2020 marks the 25th anniversary of the Pacific Council on International Policy. Throughout the year ahead, we will highlight significant moments and people from our history but also look forward to the next phase of our work. Join us!
Any U.S.-China trade deal will not be the end of the process but rather a temporary truce in what is increasingly looking like a much bigger struggle, experts told Pacific Council members in a teleconference.
Pacific Council President and CEO Dr. Jerrold D. Green discusses his key takeaways from our recent delegation to the United Kingdom and France.
Get to know our current crop of Junior Fellows! Next up: Amora Haynes from UCLA.
Former Mexican Consul General in LA Carlos García de Alba recently sat down with the Pacific Council's Spring 2019 Communications Project Fellow Gemma Stewart for an interview in USC’s Public Diplomacy Magazine to discuss Mexico’s deep connection with Los Angeles and monumental moments throughout his career.
Get to know our current crop of Junior Fellows! Next up: Xania Bytof from UCLA.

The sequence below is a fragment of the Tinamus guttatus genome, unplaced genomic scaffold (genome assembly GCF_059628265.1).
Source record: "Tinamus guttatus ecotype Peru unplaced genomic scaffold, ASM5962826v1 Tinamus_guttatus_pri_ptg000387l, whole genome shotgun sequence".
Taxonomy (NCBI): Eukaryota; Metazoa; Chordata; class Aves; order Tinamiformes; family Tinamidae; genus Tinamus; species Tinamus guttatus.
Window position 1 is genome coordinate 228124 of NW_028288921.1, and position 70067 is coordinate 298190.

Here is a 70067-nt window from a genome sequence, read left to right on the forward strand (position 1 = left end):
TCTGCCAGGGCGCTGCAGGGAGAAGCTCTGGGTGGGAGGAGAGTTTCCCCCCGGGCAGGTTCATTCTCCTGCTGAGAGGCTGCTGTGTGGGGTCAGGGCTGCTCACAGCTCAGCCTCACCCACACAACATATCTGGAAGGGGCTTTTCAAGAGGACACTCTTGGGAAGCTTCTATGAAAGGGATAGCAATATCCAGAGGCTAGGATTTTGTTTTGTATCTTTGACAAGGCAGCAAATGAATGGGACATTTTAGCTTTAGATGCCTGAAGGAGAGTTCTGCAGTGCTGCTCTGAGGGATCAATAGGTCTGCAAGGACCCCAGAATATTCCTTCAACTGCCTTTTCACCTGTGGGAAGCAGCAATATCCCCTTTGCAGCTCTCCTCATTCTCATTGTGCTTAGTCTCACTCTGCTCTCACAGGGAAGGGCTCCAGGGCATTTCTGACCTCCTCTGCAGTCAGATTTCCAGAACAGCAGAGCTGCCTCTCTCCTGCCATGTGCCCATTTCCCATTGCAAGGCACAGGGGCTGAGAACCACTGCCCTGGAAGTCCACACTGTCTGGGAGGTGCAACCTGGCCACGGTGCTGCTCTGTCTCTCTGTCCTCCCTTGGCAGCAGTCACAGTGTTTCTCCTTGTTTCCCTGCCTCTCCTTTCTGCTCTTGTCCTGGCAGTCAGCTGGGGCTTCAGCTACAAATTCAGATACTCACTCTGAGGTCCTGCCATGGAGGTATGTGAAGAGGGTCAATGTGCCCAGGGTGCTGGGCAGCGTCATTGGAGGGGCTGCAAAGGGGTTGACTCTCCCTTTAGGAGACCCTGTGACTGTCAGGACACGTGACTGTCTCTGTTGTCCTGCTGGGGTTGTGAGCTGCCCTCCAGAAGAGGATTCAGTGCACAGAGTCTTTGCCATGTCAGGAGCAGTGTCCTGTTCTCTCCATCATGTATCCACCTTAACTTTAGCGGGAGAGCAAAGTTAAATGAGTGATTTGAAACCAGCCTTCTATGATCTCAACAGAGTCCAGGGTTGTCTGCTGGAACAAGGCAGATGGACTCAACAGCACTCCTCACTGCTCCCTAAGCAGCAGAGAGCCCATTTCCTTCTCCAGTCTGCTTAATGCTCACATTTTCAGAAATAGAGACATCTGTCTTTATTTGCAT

In a new policy brief for the Wilson Center’s Latin American Program, Abraham F. Lowenthal and David Smilde argue that conflicts that appeared to be irreconcilable have sometimes been resolved in other countries that were once controlled by authoritarian regimes, and these experiences are relevant to Venezuela’s plight.
Current tensions within NATO need to be overcome in order to deal with the looming threat of climate insecurity, writes Ibrahim Al-Marashi.
The more clearly we begin to think of climate change as a threat to the habitat in which we live, the less tenable we will find the old presumption of a stark distinction between animal welfare and human rights, which has huge implications for policy makers, writes Lauren Nicole Core.
The June 30 meeting between Trump, Kim, and Moon shows that North Korea’s transition to a “normal country” continues, writes Jongsoo Lee.
Berlin is poised to play a pivotal role in shaping civil society in Germany, Europe, and the world at large, writes Kimberly Marteau Emerson and Nina Smidt.